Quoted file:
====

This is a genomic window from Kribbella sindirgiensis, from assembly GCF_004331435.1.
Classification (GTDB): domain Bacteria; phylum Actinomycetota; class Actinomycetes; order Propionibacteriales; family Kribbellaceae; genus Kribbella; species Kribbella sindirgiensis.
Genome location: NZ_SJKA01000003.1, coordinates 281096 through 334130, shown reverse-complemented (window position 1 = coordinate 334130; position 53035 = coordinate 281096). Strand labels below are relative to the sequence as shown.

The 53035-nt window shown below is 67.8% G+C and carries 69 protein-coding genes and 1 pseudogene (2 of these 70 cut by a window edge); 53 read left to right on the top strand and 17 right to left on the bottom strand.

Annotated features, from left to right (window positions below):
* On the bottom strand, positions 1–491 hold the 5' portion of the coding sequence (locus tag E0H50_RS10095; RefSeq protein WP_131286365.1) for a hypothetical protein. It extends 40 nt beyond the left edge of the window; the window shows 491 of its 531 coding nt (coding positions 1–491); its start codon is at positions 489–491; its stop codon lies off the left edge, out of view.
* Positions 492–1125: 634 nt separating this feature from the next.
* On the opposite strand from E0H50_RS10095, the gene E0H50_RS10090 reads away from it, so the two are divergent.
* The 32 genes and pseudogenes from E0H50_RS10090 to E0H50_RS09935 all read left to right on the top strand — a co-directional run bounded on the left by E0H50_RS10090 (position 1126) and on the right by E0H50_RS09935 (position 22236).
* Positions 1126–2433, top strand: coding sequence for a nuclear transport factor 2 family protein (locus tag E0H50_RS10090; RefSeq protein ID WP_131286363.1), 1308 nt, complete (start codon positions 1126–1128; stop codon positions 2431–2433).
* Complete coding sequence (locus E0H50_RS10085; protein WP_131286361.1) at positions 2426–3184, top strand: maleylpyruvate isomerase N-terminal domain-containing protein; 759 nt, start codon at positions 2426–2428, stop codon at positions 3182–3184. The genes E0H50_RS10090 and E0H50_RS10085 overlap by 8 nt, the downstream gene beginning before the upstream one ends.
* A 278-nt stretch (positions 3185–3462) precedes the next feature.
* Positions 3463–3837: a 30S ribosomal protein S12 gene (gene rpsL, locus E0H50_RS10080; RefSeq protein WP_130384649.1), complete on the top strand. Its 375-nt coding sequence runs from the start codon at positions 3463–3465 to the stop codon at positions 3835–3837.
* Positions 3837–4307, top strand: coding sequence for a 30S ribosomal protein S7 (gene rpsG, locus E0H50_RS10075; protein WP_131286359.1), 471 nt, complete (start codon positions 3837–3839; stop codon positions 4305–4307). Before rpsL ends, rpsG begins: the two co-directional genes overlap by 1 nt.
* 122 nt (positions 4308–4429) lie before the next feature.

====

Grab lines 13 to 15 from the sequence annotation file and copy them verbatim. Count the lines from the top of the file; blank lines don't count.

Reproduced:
* Positions 3463–3837: a 30S ribosomal protein S12 gene (gene rpsL, locus E0H50_RS10080; RefSeq protein WP_130384649.1), complete on the top strand. Its 375-nt coding sequence runs from the start codon at positions 3463–3465 to the stop codon at positions 3835–3837.
* Positions 3837–4307, top strand: coding sequence for a 30S ribosomal protein S7 (gene rpsG, locus E0H50_RS10075; protein WP_131286359.1), 471 nt, complete (start codon positions 3837–3839; stop codon positions 4305–4307). Before rpsL ends, rpsG begins: the two co-directional genes overlap by 1 nt.
* 122 nt (positions 4308–4429) lie before the next feature.